1985: The Balanced Budget and Emergency Deficit Control Act of 1985, also referred to as the Gramm-Rudman-Hollings Act, failed to include military retired pay in the exemptions that included Social Security, Tier 1 Railroad Retirement, veterans compensation, and pensions. The bill halted automatic spending increases (save the exemptions), which included COLA increases for military retirees. The impacts were broad, resulting in mandatory cuts to programs and outlays to achieve established budget caps, and introducing a new use of an old word: sequestration.


(This act was the impetus to the formation of The Military Coalition in 1985. MOAA – then TROA, The Retired Officers Association – and the Non Commissioned Officers Association co-led a group of 15 associations who marched on Capitol Hill in protest over the exclusion of military retirees from the exemption list.)


1986: The president’s budget for FY 1987 proposed eliminating COLA in 1987 for military retirees. However, due to the engagement led by MOAA and The Military Coalition, Congress passed legislation counter to the administration’s wishes, restoring COLA through at least 1991 with a House vote of 305-70 and a 61-25 vote in the Senate.


Challenging COLA: 1991-2012

COLA was further continued after 1991, likely in part thanks to operation Desert Shield and Desert Storm, which increased overall support for the troops.


In the aftermath of Sept. 11, 2001, we experienced another surge of support from the general population and Congress. Military missions received broader media coverage than in previous conflicts, leading to a better understanding of sacrifice.


This brings us to a new era of concern, certain to be as detrimental as any of the previous assaults on COLA. We pick up the timeline to continue defining the battlefield, and to get the attention of all those currently serving in uniform and all working-age retirees under the age of 62.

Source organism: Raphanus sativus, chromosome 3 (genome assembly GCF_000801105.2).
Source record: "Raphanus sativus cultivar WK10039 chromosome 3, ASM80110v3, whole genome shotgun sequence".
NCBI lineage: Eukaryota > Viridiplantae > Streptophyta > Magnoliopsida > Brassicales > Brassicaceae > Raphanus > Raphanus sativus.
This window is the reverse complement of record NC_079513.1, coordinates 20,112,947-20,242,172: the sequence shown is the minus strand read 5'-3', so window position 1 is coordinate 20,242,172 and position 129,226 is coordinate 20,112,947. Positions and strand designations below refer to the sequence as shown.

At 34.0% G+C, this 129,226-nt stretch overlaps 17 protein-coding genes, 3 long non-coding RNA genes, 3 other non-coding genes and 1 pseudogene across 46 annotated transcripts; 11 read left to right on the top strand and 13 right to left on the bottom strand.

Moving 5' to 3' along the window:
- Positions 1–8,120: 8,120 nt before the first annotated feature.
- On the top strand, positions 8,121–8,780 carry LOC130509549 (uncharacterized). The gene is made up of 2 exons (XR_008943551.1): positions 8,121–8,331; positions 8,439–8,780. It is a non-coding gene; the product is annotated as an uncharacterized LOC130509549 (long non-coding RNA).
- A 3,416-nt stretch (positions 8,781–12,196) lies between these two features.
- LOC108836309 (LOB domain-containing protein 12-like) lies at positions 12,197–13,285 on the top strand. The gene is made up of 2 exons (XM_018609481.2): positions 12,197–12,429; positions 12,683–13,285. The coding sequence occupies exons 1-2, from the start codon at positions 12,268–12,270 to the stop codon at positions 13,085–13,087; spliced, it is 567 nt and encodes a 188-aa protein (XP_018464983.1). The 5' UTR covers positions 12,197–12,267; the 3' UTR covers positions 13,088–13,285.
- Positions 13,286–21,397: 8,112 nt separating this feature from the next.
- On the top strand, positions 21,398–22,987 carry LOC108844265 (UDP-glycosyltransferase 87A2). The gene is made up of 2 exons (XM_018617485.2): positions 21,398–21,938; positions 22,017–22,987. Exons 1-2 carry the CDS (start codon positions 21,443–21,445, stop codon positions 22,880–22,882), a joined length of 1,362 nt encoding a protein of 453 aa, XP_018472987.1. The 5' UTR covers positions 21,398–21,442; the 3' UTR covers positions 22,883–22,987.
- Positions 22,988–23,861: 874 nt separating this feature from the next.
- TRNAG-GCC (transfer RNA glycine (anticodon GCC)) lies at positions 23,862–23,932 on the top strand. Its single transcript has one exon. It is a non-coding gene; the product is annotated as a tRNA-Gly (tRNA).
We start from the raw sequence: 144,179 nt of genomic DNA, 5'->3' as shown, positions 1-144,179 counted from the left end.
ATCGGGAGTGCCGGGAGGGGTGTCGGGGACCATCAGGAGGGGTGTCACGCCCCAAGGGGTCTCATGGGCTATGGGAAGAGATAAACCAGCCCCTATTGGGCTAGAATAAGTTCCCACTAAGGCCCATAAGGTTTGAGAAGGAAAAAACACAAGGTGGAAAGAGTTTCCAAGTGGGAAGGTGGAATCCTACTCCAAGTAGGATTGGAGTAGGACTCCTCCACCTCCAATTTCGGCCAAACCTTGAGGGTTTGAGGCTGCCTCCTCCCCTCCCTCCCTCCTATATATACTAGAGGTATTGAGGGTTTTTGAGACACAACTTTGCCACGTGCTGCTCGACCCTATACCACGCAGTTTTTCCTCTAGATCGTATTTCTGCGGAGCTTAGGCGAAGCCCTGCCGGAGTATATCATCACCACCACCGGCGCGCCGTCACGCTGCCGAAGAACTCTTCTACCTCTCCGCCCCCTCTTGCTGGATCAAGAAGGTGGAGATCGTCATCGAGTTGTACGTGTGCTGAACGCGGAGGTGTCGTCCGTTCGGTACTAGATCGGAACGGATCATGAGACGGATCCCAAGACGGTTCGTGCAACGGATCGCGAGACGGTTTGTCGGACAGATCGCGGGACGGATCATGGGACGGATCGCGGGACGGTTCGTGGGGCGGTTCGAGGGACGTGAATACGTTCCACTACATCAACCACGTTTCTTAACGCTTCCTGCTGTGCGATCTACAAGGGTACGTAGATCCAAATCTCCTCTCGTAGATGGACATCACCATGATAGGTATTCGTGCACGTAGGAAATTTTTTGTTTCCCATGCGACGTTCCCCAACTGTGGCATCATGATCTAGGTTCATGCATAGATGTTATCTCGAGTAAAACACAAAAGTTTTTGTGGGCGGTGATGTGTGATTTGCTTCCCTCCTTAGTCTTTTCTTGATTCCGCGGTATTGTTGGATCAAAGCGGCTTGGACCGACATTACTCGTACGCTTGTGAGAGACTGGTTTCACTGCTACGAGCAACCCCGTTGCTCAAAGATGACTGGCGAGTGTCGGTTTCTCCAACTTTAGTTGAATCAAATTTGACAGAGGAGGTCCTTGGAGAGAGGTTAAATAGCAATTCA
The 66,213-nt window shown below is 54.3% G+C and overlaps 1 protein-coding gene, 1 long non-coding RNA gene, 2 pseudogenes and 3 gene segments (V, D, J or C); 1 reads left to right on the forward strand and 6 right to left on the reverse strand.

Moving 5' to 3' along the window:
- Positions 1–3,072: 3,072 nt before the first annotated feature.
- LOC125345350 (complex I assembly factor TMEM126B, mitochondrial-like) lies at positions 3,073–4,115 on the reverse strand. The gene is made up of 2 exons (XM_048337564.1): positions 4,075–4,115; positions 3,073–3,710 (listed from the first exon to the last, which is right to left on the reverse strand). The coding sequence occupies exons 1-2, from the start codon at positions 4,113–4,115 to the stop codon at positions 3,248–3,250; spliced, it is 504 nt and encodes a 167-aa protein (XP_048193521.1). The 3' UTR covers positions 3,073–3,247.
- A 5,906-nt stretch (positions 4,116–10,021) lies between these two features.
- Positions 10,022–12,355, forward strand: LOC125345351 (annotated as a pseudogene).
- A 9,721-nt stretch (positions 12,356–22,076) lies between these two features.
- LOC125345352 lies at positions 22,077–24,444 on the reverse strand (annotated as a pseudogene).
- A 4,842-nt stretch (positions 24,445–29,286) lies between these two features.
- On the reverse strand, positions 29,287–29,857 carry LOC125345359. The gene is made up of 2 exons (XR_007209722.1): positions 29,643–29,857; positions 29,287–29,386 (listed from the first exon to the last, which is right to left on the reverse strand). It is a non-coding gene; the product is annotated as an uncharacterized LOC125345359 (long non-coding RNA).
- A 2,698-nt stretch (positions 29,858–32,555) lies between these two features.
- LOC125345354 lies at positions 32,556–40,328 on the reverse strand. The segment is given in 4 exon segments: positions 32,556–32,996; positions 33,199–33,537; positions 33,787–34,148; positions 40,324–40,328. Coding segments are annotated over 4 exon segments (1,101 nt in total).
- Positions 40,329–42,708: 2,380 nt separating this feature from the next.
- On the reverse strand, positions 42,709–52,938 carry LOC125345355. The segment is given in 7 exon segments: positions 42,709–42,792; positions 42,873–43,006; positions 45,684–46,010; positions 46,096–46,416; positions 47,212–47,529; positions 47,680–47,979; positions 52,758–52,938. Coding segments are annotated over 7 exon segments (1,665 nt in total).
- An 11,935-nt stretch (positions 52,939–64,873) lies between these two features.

2010: The president appointed the National Commission on Fiscal Responsibility and Reform, also known as the Simpson-Bowles Commission. Its job, per the executive order establishing the commission, was to identify “policies to improve the fiscal situation in the medium term and to achieve fiscal sustainability over the long run. Specifically, the Commission shall propose recommendations designed to balance the budget. …”


One of its recommendations, which it said would save $17 billion through 2020, was to defer all COLA “for retirees in the current system until age 62, including for civilian and military retirees who retire well before a conventional retirement age. In place of annual increases, provide a one-time catch-up adjustment at age 62 to increase the benefit to the amount that would have been payable had full COLAs been in effect.”


You read that correctly – the recommendation was for no COLA until you reach 62, with a catch-up at that point but no effort to make up the lost income.  


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Fortunately, the final vote on the plan failed within the commission. A version of this plan with fewer tax increases, rolled into a bill, was defeated by the House 382-38.


Challenging COLA: COLA Minus 1 Percent

2013: The government shut down for 16 days in October, impacting 800,000 employees. To halt the shutdown, Congress passed an interim continuing resolution.